Teaching Grammar with Fun Learning Games

download report

Transcript Teaching Grammar with Fun Learning Games

Presented by: ENDANG KURNIA
English is so widely spoken, it has often been
referred to as a "world language",
English is an official language of the United
Nations and many other international
organisations, including the International
Olympic Committee.
Books, magazines, and newspapers written in
English are available in many countries around
the world. English is also the most commonly
used language in the sciences
Student condition:
1.Easy to be bored
2. Hard to be focus
3. Hard to be interested
Games help and encourage many learners to
sustain their interest and work.
Games also help the teacher to create
contexts in which the language is useful and
1. Games are a welcome break from the usual routine of
the language class.
2. They are motivating and challenging.
3. Learning a language requires a great deal of effort.
Games help students to make and sustain the effort of
4. Games provide language practice in the various skillsspeaking, writing, listening and reading.
5. They encourage students to interact and communicate.
6. They create a meaningful context for language use.'
* A game must be more than just fun.
* A game should involve "friendly" competition.
* A game should keep all of the students
involved and interested.
* A game should encourage students to focus on
the use of language rather than on the language
* A game should give students a chance to learn,
practice, or review specific language material.
Class Dynamics
- lowers affective filter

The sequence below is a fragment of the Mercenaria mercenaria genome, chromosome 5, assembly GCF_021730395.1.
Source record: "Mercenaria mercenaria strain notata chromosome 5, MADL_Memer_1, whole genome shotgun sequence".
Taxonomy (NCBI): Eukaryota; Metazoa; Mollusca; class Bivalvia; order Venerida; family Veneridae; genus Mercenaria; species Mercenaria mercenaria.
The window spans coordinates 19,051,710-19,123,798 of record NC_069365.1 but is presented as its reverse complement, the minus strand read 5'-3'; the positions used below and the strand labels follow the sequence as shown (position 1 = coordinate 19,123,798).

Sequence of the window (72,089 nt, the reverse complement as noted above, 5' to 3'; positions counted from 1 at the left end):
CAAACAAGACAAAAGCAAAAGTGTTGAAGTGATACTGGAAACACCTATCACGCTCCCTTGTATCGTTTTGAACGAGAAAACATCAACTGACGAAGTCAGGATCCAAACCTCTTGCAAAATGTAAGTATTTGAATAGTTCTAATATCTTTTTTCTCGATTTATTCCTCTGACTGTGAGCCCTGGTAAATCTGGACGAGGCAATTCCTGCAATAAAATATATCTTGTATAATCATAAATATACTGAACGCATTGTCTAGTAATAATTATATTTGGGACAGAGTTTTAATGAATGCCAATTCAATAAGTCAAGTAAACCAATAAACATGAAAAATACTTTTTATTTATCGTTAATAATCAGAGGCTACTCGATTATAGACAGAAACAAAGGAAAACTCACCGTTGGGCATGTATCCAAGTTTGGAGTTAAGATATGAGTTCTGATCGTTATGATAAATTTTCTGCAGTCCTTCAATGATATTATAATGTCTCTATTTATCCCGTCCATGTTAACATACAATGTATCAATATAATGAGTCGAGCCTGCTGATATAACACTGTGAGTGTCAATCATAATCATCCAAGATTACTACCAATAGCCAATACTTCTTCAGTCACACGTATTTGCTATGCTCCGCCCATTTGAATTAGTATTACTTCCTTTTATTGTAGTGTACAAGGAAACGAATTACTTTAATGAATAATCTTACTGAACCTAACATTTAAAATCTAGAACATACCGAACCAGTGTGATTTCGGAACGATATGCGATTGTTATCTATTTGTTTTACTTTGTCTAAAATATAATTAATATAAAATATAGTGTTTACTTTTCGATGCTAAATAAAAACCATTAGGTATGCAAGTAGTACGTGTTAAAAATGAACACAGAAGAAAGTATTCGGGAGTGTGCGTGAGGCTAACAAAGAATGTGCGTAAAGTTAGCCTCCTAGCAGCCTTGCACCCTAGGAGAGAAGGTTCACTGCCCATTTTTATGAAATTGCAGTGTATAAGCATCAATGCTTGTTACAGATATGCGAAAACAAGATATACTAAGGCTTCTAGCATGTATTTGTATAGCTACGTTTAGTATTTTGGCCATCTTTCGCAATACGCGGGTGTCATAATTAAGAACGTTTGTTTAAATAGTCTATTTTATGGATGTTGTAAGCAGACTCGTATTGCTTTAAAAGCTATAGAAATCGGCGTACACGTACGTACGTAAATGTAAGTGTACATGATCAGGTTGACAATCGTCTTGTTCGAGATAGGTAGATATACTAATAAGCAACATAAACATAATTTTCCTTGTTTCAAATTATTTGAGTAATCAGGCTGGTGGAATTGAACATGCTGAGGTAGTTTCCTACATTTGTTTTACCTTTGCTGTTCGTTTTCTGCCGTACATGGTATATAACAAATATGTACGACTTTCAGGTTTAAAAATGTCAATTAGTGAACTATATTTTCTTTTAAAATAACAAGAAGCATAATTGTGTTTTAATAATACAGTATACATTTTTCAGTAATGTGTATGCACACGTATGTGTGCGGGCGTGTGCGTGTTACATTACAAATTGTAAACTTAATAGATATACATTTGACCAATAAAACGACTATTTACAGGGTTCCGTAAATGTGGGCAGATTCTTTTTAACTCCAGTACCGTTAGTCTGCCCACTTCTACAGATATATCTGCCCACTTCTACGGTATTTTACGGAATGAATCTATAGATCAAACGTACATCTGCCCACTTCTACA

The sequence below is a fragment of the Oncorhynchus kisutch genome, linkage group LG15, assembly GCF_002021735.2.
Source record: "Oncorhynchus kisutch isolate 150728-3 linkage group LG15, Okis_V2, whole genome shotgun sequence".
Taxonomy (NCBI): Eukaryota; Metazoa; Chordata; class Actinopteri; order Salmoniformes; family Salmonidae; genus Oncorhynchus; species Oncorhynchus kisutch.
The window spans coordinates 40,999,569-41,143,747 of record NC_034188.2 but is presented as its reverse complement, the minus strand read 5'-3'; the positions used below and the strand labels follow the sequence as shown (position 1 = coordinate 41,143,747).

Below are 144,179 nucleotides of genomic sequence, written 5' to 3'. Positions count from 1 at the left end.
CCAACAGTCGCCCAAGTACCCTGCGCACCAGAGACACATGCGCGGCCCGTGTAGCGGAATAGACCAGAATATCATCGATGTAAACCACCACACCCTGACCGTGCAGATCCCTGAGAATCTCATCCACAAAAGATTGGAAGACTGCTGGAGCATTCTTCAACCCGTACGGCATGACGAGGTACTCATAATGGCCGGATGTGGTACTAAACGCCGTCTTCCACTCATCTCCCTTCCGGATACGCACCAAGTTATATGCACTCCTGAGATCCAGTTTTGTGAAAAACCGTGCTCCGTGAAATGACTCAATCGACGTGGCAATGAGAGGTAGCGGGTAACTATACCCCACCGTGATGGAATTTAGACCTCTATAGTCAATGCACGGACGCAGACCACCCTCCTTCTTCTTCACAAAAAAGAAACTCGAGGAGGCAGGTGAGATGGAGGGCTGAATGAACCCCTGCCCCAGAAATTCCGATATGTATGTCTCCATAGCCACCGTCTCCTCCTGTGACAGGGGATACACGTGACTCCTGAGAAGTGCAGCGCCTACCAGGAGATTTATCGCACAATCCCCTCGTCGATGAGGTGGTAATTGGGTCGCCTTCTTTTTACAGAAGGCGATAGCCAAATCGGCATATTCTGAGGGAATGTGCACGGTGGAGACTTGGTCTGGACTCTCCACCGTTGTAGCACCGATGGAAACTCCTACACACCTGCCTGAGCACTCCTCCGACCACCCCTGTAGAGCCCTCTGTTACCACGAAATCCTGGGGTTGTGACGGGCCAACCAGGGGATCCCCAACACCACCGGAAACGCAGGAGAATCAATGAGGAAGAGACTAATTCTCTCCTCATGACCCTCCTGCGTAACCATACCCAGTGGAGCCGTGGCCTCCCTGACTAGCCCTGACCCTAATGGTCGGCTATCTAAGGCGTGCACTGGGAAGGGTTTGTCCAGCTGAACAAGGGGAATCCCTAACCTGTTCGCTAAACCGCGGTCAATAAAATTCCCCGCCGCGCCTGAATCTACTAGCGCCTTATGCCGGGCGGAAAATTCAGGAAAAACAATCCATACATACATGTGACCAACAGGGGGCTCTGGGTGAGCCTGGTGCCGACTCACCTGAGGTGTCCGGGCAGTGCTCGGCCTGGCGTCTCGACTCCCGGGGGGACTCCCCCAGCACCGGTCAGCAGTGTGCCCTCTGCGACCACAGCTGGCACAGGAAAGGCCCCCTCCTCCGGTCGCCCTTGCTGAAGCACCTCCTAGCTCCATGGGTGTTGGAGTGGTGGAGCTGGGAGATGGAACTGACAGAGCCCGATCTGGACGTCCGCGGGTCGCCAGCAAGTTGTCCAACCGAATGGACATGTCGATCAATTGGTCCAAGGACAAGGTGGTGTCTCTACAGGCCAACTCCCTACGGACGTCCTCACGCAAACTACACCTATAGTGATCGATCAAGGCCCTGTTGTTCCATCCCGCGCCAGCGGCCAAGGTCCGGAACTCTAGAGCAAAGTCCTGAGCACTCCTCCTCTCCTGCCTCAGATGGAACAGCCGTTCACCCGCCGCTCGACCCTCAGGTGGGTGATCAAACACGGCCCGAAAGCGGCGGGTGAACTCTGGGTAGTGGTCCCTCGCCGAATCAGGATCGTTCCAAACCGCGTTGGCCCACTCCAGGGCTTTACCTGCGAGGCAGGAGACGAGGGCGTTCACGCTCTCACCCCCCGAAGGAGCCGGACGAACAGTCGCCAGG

- encourages creative and spontaneous use of
- promotes communicative competence
- motivates
- fun
- reinforces
- reviews and extends
- focuses on grammar communicatively
- student centered
- teacher acts only as facilitator
- builds class cohesion
- fosters whole class participation
- promotes healthy competition
easily adjusted for age, level, and interests
utilizes all four skills
requires minimum preparation after
Research is showing that this is an excellent
way to do it.
"Games and problem-solving activities, which
are task-based and have a purpose beyond
the production of correct speech, are the
examples of the most preferable
communicative activities."
They can do this because students are often
more motivated to play games than they are
to do desk work. Plus, during the game, the
students are focused on the activity and end
up absorbing the language subconsciously.
One can also add that fun learning games
usually contain repetition, which allows the
language to stick.
"the use of such activities both increases the
cooperation and competition in the
explains more reasons why games do work for
teaching grammar. Learning a language requires
constant effort and that can be tiring. Ersoz says
games can counter this as because:
* Games that are amusing and challenging are
highly motivating.
* Games allow meaningful use of the language
in context.
The theory of intrinsic motivation also gives some
insight as to why teaching grammar through games
actually works. Intrinsic motivation refers to the
internal factors that encourage us to do something.
Most young learners will not internally decide that
they want to learn grammar. They don't yet
understand the concepts of why it's important to
know proper grammar, so these external factors won't
affect them much either. Instead, intrinsic motivation
can lead encourage them to play games. If these
games are good then they will be learning while they
are playing.
When you are looking for games to use in your
classroom, don't just pick something to be a "time
filler" which does not have a definite linguistic
outcome. These games may entertain the
students, but when you don't have much time
with them each day as it is, you want your game
to do double duty to get the most out of the time
you spend playing games.